Recorded by the Count Basie Big Band
Arranged by Neal Hefti, Prepared by Rob DuBoff, Jeffrey Sultanof, and Dylan Canterbury
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Cat #: JLP-8012


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Edition: Jazz Big Band Arrangement

Description: Swing - Difficult

Publisher: Jazz Lines Publications

The 1950s were a particularly productive era for William "Count" Basie. After a period of musical and financial uncertainty in the late 1940s, his reformed big band (known informally as the New Testament band) put out a number of recordings that would achieve tremendous levels of critical and commercial acclaim. This version of the band contained not just a stable of legendary instrumental soloists, but also a book of charts from what may be the best catalog of arrangers in jazz history. Even amidst the band's high standards, Neal Hefti's "Flight Of The Foo Birds" has emerged over time as one of the most popular and well-loved of the Basie band's prolific output due to its infectious melody, memorable solo performances, and brilliantly exciting shout chorus.

The melody is initially stated in unison by a trademark Hefti sound: two trumpets in cup mutes, two trumpets in harmon mutes with stems in. The saxophones and trombones take over melody duties for the bridge at measure 11 before the trumpets make the final statement. The melody is irresistibly catchy, and should be approached with a cloying cuteness that borders on over-the-top without actually going overboard.

A C-to-C# pedal in the trombones and rhythm section underlies a cascading saxophone line before the full ensemble plays one mighty blast to set up a half of a chorus of a Frank Wess alto saxophone solo at measure 35. Some punchy trombone backgrounds lead into a brief ensemble riff to set up a slightly-less-than half chorus of Joe Newman's trumpet at measure 49. The pedal sendoff is re-applied at measure 61 to lead into a brilliant full chorus of Eddie "Lockjaw" Davis' fiery tenor saxophone, with the ensemble riff being recycled as the only background at measure 79.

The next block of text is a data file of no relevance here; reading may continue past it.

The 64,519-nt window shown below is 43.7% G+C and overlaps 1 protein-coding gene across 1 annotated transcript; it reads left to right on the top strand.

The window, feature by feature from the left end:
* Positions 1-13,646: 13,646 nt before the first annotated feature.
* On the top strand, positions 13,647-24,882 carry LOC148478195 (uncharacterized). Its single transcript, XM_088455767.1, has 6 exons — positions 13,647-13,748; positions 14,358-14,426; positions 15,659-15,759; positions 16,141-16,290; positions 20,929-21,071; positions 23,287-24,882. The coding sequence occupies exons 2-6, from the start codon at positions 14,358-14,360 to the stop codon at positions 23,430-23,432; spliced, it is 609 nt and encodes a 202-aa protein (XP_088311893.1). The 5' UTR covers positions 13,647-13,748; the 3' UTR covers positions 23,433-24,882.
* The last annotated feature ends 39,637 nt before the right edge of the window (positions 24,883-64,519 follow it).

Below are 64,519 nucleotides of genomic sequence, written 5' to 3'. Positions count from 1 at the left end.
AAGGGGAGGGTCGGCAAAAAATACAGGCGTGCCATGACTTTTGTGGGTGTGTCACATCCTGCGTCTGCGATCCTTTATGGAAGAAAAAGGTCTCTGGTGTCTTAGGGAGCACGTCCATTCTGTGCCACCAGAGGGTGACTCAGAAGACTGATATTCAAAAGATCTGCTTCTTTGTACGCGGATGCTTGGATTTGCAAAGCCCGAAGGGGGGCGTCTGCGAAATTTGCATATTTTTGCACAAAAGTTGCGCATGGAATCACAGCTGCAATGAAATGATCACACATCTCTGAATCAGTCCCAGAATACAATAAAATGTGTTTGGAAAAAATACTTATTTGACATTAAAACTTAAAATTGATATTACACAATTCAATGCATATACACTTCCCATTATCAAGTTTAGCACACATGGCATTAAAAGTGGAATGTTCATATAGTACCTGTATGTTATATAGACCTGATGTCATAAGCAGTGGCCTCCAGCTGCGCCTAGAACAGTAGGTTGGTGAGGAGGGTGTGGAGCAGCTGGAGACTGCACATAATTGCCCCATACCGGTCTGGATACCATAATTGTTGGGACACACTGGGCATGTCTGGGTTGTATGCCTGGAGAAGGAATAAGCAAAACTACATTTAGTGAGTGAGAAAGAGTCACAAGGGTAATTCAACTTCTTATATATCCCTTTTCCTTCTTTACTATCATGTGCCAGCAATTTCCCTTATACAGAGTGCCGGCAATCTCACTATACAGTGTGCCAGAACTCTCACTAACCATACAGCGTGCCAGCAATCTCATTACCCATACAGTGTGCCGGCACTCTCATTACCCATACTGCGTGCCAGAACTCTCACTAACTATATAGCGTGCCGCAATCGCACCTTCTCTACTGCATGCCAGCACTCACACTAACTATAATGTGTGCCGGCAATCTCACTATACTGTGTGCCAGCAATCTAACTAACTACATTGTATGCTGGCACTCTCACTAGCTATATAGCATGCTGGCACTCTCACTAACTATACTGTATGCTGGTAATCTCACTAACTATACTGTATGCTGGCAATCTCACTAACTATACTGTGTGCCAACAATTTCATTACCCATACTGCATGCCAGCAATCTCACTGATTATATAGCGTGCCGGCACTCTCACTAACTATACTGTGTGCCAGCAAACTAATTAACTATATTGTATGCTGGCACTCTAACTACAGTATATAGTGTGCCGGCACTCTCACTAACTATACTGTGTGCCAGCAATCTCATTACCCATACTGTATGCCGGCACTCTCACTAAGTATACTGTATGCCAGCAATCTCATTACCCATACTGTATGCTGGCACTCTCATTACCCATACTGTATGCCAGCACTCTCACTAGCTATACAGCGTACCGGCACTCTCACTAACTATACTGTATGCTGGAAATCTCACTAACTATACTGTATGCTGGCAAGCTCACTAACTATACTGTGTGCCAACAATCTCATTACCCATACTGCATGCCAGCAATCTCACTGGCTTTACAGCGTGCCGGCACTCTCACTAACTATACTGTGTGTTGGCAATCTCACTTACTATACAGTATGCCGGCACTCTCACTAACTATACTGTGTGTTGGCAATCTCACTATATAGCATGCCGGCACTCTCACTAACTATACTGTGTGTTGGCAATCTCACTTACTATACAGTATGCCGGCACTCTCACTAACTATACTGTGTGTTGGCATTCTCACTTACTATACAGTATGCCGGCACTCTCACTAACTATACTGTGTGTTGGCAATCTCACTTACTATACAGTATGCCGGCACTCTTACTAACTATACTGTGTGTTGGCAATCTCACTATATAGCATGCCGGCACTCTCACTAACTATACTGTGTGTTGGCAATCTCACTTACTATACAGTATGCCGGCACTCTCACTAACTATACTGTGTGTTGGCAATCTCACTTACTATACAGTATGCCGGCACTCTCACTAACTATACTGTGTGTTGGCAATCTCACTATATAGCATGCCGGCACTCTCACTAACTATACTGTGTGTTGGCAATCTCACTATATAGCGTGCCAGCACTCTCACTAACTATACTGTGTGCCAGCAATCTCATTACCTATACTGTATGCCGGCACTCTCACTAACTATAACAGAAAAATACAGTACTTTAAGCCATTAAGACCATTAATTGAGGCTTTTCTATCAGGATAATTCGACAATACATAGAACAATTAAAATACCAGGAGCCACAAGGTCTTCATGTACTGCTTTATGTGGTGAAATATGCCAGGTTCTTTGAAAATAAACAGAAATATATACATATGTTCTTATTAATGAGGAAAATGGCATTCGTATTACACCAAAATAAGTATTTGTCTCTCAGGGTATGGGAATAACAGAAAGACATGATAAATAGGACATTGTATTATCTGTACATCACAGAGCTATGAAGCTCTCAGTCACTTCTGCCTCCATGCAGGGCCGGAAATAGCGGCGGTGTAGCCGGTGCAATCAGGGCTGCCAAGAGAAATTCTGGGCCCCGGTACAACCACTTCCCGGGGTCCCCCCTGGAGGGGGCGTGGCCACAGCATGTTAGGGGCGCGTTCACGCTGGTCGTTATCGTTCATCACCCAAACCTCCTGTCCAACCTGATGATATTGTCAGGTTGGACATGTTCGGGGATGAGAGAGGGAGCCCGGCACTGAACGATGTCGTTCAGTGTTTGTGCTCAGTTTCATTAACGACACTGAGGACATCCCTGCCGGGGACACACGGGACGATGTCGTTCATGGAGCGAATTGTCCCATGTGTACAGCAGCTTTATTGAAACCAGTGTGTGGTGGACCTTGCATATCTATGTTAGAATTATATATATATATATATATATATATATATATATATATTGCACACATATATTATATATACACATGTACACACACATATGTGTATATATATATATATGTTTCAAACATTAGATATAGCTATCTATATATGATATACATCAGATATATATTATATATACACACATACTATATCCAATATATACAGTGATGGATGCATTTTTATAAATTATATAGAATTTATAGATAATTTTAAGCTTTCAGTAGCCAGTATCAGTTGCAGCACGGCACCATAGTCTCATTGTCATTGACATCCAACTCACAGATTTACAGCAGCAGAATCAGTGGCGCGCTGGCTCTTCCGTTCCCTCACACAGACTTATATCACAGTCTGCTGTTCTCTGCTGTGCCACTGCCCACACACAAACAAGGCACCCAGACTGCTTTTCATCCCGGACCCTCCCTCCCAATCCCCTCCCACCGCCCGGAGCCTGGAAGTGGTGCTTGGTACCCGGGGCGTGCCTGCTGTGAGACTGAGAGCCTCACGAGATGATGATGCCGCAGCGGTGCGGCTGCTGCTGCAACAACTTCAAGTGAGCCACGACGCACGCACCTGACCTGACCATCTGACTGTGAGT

The pedal sendoff is re-used once again, only this time a 2 bar Sonny Payne drum break sets up what is one of the most brilliantly written and executed shout choruses in jazz history at measure 103. The full power of the Basie band is on display with the corkscrewing main line being played by the band in full initially, then by solely the saxophones with a singing brass chorale fleshing out the harmony. A variation on the ensemble riff during the solo section serves as an interlude at measure 113 before the initial shout line returns for the grand finale at measure 121. The band continues to build toward the arrangement's climax, increasing the intensity without losing control. A brief Basie piano break sets up the band's final fanfare to bring the arrangement to an appropriately wonderful conclusion.

Solos: Alto Sax 1, Trumpet 3, Tenor Sax 1

This arrangement is for jazz big band. It is not a transcription - it has been prepared from the original set of parts.

Full Score
2 Alto Saxophones
2 Tenor Saxophones
Baritone Saxophone
4 Trumpets
4 Trombones
Trumpet 1: D6
Trombone 1: Bb4